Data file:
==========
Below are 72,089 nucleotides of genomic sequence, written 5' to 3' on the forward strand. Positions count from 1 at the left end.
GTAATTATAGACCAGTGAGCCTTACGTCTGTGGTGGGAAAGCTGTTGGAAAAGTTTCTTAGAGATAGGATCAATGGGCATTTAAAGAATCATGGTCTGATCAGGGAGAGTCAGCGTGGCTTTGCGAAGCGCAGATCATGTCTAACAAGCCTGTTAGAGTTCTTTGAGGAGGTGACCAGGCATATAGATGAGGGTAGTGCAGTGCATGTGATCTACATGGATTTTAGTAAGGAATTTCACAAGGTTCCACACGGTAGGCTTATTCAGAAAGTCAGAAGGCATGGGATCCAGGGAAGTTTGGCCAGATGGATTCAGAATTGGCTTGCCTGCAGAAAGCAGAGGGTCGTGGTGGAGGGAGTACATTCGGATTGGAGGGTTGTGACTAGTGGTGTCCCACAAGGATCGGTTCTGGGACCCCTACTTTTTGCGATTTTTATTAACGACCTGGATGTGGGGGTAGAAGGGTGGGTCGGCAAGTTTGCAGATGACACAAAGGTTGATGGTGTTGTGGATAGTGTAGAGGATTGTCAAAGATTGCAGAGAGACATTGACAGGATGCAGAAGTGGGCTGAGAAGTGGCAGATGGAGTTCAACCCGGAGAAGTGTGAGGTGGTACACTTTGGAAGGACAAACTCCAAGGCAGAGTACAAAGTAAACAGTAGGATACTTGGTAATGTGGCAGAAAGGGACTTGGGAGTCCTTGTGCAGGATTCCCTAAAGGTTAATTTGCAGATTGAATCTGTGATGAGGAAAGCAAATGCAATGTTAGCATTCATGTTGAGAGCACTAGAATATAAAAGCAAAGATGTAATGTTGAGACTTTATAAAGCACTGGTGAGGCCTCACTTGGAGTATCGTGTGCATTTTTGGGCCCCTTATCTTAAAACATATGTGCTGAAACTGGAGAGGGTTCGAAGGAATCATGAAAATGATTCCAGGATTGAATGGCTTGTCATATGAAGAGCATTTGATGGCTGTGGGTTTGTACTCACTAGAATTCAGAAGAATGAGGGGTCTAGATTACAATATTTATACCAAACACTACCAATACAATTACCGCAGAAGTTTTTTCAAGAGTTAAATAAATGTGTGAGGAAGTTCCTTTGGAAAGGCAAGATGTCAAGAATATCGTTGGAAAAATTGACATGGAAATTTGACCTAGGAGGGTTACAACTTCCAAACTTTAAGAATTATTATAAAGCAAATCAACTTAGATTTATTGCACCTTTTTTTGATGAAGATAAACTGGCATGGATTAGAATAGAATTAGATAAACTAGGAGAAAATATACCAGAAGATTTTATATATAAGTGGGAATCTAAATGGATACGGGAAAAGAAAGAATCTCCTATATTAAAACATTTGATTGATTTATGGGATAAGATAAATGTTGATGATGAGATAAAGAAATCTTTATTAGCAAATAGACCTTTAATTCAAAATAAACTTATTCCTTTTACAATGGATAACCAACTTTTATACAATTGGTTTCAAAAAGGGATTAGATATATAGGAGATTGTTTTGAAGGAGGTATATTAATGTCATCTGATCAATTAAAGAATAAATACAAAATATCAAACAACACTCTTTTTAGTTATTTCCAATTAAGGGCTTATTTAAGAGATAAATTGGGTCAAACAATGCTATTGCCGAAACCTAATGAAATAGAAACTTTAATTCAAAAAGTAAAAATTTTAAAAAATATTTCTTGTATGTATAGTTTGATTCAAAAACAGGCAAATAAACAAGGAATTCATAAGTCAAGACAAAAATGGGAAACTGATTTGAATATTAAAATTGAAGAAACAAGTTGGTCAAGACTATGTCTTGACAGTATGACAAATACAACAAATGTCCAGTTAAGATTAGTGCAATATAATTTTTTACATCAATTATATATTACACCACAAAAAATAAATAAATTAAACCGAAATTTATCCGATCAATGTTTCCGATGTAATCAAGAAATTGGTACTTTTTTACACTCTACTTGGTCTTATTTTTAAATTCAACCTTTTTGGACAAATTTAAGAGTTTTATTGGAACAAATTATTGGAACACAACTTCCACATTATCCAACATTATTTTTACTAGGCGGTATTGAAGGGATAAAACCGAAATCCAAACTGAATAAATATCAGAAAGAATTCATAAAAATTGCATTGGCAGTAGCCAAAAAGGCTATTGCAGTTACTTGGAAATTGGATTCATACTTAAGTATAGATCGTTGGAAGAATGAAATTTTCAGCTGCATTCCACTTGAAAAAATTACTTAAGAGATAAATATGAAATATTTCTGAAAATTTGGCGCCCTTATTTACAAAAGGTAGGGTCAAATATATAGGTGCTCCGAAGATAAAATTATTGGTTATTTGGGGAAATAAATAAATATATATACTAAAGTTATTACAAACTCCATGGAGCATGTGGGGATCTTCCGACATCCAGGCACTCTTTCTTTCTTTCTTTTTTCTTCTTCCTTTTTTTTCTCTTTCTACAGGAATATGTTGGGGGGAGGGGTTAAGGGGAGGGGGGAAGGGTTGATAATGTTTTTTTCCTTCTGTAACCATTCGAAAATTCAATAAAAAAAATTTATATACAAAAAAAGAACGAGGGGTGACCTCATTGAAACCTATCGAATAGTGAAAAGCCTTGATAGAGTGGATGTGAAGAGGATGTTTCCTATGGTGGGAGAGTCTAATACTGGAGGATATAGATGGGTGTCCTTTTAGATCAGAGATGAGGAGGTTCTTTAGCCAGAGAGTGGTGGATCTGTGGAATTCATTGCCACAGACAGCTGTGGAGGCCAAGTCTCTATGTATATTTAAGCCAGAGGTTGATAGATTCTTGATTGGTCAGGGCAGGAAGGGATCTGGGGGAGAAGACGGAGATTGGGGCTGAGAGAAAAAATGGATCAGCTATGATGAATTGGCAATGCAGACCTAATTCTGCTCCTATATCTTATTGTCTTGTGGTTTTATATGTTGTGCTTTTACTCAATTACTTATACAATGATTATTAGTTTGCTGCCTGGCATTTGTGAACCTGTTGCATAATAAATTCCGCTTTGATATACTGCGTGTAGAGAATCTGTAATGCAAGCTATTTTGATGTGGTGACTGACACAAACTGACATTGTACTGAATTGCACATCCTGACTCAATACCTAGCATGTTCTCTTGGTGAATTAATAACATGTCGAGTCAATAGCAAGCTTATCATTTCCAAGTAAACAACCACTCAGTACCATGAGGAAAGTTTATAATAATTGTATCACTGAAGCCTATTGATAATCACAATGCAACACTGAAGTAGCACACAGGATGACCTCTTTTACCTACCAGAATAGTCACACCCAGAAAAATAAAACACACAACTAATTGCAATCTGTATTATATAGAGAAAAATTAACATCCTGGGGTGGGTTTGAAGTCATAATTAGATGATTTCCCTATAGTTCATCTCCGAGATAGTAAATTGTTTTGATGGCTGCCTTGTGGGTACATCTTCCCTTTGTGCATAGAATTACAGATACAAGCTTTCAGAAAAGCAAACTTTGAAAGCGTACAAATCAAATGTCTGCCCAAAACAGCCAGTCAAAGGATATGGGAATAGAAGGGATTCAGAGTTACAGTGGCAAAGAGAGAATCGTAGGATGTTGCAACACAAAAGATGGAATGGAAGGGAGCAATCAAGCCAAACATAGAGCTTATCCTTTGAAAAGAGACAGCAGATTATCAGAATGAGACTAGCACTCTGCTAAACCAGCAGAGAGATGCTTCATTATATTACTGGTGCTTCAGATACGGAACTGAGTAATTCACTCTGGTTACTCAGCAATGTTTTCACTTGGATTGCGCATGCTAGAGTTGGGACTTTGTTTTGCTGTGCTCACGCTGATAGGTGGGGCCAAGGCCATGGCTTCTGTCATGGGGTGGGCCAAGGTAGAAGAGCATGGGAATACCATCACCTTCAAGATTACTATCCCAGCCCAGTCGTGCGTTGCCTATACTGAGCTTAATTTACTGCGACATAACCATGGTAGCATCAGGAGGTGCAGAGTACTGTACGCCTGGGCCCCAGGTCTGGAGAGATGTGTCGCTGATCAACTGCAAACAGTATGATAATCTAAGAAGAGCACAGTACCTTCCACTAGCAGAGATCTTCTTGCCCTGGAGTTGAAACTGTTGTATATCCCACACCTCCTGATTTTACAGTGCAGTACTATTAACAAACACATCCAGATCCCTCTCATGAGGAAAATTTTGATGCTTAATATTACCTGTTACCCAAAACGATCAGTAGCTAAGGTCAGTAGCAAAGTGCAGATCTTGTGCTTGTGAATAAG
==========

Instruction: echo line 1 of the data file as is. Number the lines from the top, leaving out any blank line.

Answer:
Below are 72,089 nucleotides of genomic sequence, written 5' to 3' on the forward strand. Positions count from 1 at the left end.